- Ability to walk and do other activities of daily living (dressing, getting into or out of a bed or chair, taking a bath or shower, and using the toilet).
- Patients who are underweight or malnourished may not be able to get through treatment as well as a well-nourished patient. Finding and treating nutrition problems early may improve a patient's prognosis (chance of recovery) and help a patient gain weight or prevent weight loss and decrease problems with the treatment.
- A nutrition support team will check the patient's nutritional health often during cancer treatment and recovery. The team may include the following specialists:
- Registered dietitian
- Social worker
- It is important to treat weight loss caused by cancer and its treatment.
- It is important that cancer symptoms and side effects that affect eating and cause weight loss are treated early. Both nutrition therapy and medicine can help the patient stay at a healthy weight. Medicine may be used for the following:
- To help increase appetite
- To help digest food
- To help the muscles of the stomach and intestines contract (to keep food moving along)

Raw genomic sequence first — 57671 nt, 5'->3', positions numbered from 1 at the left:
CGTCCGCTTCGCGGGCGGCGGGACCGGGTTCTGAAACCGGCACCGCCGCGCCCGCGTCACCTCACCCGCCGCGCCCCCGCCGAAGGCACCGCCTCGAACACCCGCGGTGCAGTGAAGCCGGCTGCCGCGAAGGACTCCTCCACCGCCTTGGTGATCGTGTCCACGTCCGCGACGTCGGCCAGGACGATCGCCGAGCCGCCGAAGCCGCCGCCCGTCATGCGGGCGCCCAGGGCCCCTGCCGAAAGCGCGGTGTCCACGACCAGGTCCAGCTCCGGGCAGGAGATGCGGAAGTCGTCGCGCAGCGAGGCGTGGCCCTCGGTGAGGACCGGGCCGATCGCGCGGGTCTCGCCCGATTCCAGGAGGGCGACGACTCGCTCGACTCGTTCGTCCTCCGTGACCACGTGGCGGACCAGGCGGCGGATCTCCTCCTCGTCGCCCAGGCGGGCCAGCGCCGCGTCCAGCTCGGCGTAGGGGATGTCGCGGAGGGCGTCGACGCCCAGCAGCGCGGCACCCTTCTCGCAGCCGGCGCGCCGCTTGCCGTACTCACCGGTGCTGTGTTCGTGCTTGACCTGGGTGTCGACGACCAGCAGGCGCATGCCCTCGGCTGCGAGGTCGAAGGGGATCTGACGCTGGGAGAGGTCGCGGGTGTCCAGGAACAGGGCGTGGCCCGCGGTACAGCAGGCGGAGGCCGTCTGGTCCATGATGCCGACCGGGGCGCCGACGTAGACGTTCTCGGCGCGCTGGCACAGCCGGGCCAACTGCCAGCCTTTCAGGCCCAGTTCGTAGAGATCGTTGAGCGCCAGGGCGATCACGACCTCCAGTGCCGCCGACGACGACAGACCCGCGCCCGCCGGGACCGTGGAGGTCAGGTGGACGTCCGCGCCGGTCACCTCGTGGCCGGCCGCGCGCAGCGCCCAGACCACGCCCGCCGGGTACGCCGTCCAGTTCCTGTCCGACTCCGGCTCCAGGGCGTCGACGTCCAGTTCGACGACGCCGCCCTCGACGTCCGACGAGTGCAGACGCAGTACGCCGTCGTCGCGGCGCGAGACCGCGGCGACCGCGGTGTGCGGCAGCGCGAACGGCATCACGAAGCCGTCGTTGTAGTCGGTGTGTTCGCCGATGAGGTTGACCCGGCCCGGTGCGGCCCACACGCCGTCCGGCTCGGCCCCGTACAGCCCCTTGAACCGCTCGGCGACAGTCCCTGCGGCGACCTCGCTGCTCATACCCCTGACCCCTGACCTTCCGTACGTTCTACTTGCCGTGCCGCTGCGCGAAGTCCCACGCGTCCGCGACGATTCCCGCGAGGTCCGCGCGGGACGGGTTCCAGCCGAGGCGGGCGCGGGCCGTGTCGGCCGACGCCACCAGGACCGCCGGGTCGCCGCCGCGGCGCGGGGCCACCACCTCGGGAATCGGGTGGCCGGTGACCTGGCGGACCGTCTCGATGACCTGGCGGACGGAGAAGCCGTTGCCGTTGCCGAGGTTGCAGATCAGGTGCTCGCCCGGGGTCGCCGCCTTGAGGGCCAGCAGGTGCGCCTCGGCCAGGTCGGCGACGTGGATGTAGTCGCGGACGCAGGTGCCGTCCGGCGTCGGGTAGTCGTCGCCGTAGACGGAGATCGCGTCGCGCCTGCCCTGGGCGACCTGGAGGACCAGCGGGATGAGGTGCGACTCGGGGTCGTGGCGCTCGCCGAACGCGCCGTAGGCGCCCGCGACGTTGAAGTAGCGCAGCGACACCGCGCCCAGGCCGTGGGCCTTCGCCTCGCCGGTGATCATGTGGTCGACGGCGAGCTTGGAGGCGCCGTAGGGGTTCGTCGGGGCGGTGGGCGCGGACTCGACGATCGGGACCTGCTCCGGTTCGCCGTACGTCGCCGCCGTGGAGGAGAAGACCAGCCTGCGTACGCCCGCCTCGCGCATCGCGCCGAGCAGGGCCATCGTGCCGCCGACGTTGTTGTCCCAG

- To prevent or treat nausea and vomiting
- To prevent or treat diarrhea
- To prevent or treat constipation
- To prevent and treat mouth problems (such as dry mouth, infection, pain, and sores)
- To prevent and treat pain
- A patient whose religion doesn't allow eating certain foods may want to talk with a religious advisor about allowing those foods during cancer treatment and recovery.
- The main goals of nutrition therapy for patients in active treatment and recovery are to provide nutrients that are missing, maintain nutritional health, and prevent problems. The health care team will use nutrition therapy to do the following:
- Prevent or treat nutrition problems, including preventing muscle and bone loss.